I was in my 20’s when I first started battling psychosis. I had two young children and could barely get out of bed. One day we had a break-in. When the police came the officer saw my house and asked if it had been ransacked. I had to say, “No, it was like this when I left.” I was mortified but I just could not get my act together.
I needed help but at the peak of my illness – before I could get stabilized on medication – I was completely alone. I had no church connection. I had no job. My closest friend dumped me because I was too “negative”. It felt like I battled alone.
That was 20 years ago. In that time, I’ve had good times and bad. I’ve gained friends and lost friends. I’ve had jobs and left jobs. I have God in my life and I’ve begun to develop a solid support system but I still have a long way to go to get to the place where I can share my truth without people judging me. They look down on me and doubt my abilities. They take my transparency and use it against me.
I know I’m not alone. I see it in my other friends who battle illnesses. There are people who don’t want to be around those who struggle. They want them tucked away where no one will notice them. Instead of seeking to help those in pain, they leave them lost and alone. Our openness about our illnesses makes others uncomfortable.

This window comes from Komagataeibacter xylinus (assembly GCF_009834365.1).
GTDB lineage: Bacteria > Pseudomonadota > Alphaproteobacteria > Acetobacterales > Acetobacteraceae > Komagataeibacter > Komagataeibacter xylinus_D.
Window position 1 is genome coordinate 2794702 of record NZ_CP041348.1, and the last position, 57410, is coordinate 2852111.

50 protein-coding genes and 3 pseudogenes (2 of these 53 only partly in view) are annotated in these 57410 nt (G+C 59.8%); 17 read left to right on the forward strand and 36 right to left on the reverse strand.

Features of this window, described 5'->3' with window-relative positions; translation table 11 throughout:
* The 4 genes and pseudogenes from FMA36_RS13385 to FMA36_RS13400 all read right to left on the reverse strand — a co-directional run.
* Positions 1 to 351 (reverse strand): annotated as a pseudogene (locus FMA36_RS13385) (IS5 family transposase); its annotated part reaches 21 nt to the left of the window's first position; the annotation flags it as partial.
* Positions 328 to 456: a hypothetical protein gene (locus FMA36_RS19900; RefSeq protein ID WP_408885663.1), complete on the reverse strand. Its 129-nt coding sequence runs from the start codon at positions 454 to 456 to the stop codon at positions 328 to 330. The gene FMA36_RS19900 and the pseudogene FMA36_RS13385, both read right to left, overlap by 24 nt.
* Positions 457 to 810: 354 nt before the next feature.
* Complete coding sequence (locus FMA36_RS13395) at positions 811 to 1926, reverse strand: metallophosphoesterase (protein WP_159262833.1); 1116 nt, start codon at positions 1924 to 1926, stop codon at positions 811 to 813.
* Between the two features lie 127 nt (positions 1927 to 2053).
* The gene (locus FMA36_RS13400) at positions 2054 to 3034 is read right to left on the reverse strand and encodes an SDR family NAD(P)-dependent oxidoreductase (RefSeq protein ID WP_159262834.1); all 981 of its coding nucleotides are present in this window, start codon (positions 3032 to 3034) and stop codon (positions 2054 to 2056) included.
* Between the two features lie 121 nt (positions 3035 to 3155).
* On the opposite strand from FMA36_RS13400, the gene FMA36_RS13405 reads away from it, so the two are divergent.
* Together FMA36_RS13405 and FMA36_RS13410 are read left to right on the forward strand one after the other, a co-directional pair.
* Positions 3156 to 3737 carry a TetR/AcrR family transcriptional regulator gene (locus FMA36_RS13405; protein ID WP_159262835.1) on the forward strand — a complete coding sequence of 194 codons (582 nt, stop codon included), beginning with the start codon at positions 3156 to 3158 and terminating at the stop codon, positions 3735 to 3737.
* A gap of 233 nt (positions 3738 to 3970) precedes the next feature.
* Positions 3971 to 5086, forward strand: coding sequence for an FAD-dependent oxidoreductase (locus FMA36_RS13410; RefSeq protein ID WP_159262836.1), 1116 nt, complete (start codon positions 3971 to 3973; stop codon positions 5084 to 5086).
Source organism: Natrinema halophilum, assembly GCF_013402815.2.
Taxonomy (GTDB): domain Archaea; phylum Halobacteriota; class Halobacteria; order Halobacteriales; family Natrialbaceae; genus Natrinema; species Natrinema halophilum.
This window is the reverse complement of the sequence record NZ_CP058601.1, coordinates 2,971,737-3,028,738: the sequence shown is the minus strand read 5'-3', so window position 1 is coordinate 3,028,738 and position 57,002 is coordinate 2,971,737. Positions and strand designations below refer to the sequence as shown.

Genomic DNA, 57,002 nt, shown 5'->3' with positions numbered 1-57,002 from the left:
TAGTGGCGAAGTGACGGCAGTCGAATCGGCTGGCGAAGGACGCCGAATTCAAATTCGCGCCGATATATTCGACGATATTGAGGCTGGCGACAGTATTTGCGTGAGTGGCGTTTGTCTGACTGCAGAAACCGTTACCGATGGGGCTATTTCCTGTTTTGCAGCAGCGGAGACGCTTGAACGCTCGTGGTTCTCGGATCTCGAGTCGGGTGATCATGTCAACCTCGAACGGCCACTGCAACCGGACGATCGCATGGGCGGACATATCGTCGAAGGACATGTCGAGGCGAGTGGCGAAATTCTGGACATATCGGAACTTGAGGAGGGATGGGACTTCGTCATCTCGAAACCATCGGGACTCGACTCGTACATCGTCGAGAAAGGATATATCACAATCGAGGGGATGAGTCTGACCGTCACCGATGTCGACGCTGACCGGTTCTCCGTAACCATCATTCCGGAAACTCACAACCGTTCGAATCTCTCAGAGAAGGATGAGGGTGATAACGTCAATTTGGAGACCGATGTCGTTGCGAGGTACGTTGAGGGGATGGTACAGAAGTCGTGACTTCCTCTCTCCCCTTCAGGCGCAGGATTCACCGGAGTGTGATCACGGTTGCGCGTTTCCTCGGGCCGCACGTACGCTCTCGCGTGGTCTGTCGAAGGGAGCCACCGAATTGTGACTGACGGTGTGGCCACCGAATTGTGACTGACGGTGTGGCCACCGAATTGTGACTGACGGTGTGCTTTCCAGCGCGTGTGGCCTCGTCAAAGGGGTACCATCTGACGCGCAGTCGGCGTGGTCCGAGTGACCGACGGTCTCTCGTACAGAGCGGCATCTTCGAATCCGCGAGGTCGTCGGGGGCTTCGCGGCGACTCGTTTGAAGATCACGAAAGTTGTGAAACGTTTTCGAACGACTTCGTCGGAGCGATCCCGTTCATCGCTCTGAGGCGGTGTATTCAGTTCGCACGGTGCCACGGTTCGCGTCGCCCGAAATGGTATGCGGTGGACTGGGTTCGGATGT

So, what do those of us who struggle do? We redefine our definitions of success. Instead of tearing ourselves down for our limitations, we step back and look at ourselves, and see what we have accomplished. We persevered. We didn’t give up. We kept fighting. If others can't see the strength and courage it takes to keep fighting no matter how we feel, that's their problem. Those that want to judge us, THEY are the ones who are in the wrong. They are the ones who refuse to see us as separate from our sickness. We have so much to offer, so much to give, we shouldn't be defined by the limitations others see.
We also have to make sure WE are not judging others. Judging is easy. Joining is hard. When we look at others, we may see ourselves in them. We may see our weaknesses in them. We can’t become part of the judgement. Instead of thinking in terms of what that other person SHOULD do, we have to make sure we help those struggling by seeing their progress. Join in their fight to overcome. Don’t add to their struggles by implying they aren't doing enough. Treat others the way we want to be treated.
Matthew 7:1-2 “Do not judge, or you too will be judged. For in the same way you judge others, you will be judged, and with the measure you use, it will be measured to you."